A great idea: R Markdown for Undergrads

A recently published paper by Baumer et al (2014) caught my eye today (HT to Bruce Caron).  I wanted to share it here because I thought it was cool and also had a few comments to make about some of the issues the authors raised.

First, a bit about the paper.  Partly in response to all the media attention to the crisis in reproducibility in science (e.g. Nature) Baumer and colleagues made some changes to introductory statistics classes at Duke, Smith, and Amherst.  The primary change was to require the use of R Markdown for all homework.  RStudio was the editor they used and it appears any cutting and pasting of code, figures, etc. was not allowed.  They conducted a survey of the students early in the class and after the class.  The end result was that students preferred using R Markdown over the typical mode of cut and paste.  They may have grumbled a bit about learning R Markdown but the benefits were obvious to them.

Getting these students using R Markdown and creating reproducible homework assignments is a fantastic thing, in my opinion.  I have worked with younger researchers (although not undegrads) and with older ones.  Convincing younger researchers of the benefits of R Markdown and the general concept of reproducibility is pretty easy.  To put it bluntly, the older researchers are a pain…  There are ALWAYS long conversations (er, arguments) about why their method is not any different than a reproducible one, why their method it is better, etc.  I suppose the “old dog, new tricks” is apropos.  The moral of the story is that teaching undergrads reproducibility and Open Science in general will have many long term benefits and what Baumer and colleagues have done should be more widely adopted.

Aside from my being a big fan of what they did, I have one response to an issue they raised in the paper.  On pages 16-17 the authors discuss the need to collaborate on R Markdown documents and suggest Dropbox as a possible solution. While that might work, I think a better option is to use Git and Github.  This is, I think a great opportunity to introduce version control early on to the students and it fits right inline with the open science and reproducibility theme of the authors efforts.

So in short, what Baumer and colleagues are doing is great. It would be FANTASTIC if they added Git/Github to the mix.

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9 thoughts on “A great idea: R Markdown for Undergrads

  1. Pingback: Momento R do Dia | De Gustibus Non Est Disputandum

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  3. Phillip Burger

    This encouraging to see for the reasons you mention. Other concepts helpful to the students would naturally evolve from using Markdown. For example, setting the value of a seed as it relates to reproducility. And, using the R project structure rather than mashing all resources into one directory.

    1. jeffwhollister Post author

      Phillip.

      I agree. A lot of what was implemented in RStudio is good practice and it make a great deal of sense to use that to help with teaching. A lot of good things can certainly come from the efforts of those like Baumer et al.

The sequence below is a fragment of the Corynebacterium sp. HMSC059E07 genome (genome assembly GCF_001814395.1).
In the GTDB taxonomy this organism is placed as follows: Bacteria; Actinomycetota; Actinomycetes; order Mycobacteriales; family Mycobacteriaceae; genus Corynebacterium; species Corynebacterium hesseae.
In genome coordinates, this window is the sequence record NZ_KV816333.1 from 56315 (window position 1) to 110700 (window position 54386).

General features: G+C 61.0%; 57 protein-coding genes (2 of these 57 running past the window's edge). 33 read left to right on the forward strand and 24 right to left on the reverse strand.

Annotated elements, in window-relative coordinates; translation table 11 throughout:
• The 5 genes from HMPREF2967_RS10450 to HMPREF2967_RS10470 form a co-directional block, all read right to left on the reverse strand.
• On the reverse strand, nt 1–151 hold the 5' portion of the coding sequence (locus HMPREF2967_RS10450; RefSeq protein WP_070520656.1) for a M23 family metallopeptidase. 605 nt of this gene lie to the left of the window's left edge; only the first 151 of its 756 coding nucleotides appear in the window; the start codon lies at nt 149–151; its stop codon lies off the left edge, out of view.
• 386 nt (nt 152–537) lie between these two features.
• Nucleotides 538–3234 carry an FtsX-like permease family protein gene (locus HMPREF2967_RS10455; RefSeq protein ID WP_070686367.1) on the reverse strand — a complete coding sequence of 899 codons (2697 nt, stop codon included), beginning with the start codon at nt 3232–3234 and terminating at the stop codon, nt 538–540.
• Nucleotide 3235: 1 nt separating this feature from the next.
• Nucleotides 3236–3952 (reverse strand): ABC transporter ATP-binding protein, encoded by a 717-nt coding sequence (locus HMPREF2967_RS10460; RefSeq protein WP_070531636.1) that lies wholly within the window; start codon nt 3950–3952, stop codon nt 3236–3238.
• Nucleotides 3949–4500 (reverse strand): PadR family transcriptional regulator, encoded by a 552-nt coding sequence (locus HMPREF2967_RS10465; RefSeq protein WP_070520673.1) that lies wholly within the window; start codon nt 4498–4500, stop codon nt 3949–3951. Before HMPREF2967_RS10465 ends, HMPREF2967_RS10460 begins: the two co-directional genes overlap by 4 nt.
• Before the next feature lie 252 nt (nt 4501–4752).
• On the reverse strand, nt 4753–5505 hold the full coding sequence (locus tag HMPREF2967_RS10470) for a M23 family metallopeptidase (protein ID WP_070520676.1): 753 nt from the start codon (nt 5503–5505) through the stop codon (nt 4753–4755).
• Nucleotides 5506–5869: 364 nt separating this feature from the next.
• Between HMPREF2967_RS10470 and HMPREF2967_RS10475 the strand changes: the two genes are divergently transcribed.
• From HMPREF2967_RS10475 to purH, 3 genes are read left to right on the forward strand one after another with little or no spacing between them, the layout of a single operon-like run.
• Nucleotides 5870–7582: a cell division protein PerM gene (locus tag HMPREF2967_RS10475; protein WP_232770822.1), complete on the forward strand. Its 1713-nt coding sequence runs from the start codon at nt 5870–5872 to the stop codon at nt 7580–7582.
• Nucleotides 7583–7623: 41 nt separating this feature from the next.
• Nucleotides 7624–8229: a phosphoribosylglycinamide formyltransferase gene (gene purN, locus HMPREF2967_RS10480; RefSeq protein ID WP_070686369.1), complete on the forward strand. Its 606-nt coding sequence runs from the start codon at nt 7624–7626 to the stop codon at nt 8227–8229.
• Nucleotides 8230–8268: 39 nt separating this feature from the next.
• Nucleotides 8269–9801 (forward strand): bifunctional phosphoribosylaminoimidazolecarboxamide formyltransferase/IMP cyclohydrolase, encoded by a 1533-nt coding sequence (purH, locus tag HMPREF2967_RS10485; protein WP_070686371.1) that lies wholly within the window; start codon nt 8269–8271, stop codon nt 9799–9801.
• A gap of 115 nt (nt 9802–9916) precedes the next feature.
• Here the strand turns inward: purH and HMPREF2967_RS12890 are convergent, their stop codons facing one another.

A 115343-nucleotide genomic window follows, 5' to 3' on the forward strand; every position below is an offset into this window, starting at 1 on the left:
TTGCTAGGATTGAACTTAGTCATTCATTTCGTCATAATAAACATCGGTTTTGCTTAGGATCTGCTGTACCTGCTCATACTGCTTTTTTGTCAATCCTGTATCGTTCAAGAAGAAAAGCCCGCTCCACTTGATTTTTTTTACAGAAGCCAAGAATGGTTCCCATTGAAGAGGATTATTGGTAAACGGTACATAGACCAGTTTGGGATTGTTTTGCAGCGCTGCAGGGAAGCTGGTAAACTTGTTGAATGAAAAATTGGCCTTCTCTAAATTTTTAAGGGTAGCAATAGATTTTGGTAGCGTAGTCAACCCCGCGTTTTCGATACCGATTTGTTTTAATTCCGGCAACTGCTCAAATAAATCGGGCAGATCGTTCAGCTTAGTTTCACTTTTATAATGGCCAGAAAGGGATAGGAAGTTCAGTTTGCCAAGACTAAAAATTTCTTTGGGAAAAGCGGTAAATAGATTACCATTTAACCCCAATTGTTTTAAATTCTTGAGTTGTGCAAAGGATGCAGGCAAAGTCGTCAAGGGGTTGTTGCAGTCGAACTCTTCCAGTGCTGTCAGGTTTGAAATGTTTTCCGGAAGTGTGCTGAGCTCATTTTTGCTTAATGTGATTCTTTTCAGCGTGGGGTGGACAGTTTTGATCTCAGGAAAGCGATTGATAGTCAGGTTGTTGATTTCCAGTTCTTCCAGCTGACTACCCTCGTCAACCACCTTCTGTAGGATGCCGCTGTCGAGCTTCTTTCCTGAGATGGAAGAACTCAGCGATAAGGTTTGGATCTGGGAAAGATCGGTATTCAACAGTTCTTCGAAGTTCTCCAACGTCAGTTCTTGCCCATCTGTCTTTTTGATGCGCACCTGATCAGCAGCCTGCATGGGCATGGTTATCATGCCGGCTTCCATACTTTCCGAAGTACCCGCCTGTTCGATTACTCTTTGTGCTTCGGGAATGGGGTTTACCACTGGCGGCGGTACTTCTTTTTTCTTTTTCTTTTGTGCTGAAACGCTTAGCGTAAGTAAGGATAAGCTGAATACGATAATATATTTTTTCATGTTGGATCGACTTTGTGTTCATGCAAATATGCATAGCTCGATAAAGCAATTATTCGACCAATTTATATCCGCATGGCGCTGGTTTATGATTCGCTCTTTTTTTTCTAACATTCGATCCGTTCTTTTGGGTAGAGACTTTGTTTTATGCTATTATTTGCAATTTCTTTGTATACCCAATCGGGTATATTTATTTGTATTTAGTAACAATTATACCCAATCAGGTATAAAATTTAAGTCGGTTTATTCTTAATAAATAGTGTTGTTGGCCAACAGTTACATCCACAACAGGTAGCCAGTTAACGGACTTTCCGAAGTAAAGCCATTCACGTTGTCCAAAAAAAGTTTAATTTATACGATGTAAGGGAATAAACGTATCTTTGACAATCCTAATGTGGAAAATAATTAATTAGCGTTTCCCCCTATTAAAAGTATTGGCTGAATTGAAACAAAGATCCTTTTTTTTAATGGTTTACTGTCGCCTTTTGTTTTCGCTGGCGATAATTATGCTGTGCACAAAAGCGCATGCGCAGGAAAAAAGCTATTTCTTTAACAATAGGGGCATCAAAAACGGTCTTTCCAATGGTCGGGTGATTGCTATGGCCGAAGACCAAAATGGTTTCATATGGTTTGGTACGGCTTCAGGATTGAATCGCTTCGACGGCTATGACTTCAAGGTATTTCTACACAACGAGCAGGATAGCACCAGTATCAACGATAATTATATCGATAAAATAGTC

Cheers,
      Jeff

  4. Joyce Faler

    Just to let you know, as an “older” researcher who started using R through Coursera courses in 2013, you would get no argument from me about the benefits of using R. I am totally psyched about using R and R Markdown and hope to implement it in our qPCR and microarray analyses. Next stop for me is learning to use Git and Github, probably also through Coursera courses.

    1. jeffwhollister Post author

      Joyce, thanks for the comment. I probably should have been a bit more clear in my statement. Many ”older”(I include myself in that category too) researchers are excited about new things and especially R and R Markdown, which is great. That being said our cohort is almost exclusively the source of push back.

      As for Git and Github, there are a number of good ways to start to pick it up. Using RStudio as a Git GUI worked,well for me. Also Github has a lot of great resources at http://help.github.com and http://training.github.com. Lastly, if you get the chance, Software Carpentry boot camps are another good way to start learning Git. More info at http://software-carpentry.org.

  5. davgar

    hi,

    I think writing cooperative documents with Dropbox is a No NO! It is not designed for that and will just duplicate files saved while open. Good for distributing or reporting back with.

    Mecurial is another option which has great GUIs available.

    Interestingly there is a diffing markup for MD called critic markup and some tools support diff-ing MD files with it. (eg MultiMarkdown Composer), That would be a way to go.

    1. jeffwhollister Post author

      I agree that a version control solution would be the way to go for the collaborative writing. I will have to take a look at MultiMarkdown Composer, although I would bet that the authors of the paper would be reluctant to add another tool. The nice thing about Git, Github and RStudio is that they are already well integrated so the students wouldn’t need to pick up another interface.

      Also, Github recently started rendering diffs in prose, ala track-changes in Word. Bit more about that at https://github.com/blog/1784-rendered-prose-diffs

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